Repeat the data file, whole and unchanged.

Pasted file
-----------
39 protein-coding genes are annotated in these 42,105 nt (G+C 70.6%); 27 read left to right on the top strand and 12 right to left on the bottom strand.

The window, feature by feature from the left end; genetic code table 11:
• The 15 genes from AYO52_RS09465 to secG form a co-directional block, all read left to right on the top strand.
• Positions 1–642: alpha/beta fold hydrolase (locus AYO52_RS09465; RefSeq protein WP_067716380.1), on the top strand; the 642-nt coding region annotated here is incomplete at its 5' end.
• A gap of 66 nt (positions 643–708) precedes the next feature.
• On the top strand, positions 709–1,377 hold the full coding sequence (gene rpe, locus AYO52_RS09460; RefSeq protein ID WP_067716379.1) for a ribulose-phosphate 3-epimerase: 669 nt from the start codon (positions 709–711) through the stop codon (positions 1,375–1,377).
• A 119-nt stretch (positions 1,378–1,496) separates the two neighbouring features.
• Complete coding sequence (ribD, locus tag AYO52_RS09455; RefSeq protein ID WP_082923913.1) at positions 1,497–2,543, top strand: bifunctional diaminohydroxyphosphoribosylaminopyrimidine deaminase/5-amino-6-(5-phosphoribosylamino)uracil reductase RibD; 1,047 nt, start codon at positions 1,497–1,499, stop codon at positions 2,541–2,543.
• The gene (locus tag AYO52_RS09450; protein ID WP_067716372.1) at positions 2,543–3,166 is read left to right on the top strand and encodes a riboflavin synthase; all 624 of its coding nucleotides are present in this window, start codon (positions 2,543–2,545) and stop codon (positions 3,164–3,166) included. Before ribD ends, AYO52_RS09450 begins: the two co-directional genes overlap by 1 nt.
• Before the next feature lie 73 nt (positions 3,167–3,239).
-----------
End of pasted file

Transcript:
39 protein-coding genes are annotated in these 42,105 nt (G+C 70.6%); 27 read left to right on the top strand and 12 right to left on the bottom strand.

The window, feature by feature from the left end; genetic code table 11:
• The 15 genes from AYO52_RS09465 to secG form a co-directional block, all read left to right on the top strand.
• Positions 1–642: alpha/beta fold hydrolase (locus AYO52_RS09465; RefSeq protein WP_067716380.1), on the top strand; the 642-nt coding region annotated here is incomplete at its 5' end.
• A gap of 66 nt (positions 643–708) precedes the next feature.
• On the top strand, positions 709–1,377 hold the full coding sequence (gene rpe, locus AYO52_RS09460; RefSeq protein ID WP_067716379.1) for a ribulose-phosphate 3-epimerase: 669 nt from the start codon (positions 709–711) through the stop codon (positions 1,375–1,377).
• A 119-nt stretch (positions 1,378–1,496) separates the two neighbouring features.
• Complete coding sequence (ribD, locus tag AYO52_RS09455; RefSeq protein ID WP_082923913.1) at positions 1,497–2,543, top strand: bifunctional diaminohydroxyphosphoribosylaminopyrimidine deaminase/5-amino-6-(5-phosphoribosylamino)uracil reductase RibD; 1,047 nt, start codon at positions 1,497–1,499, stop codon at positions 2,541–2,543.
• The gene (locus tag AYO52_RS09450; protein ID WP_067716372.1) at positions 2,543–3,166 is read left to right on the top strand and encodes a riboflavin synthase; all 624 of its coding nucleotides are present in this window, start codon (positions 2,543–2,545) and stop codon (positions 3,164–3,166) included. Before ribD ends, AYO52_RS09450 begins: the two co-directional genes overlap by 1 nt.
• Before the next feature lie 73 nt (positions 3,167–3,239).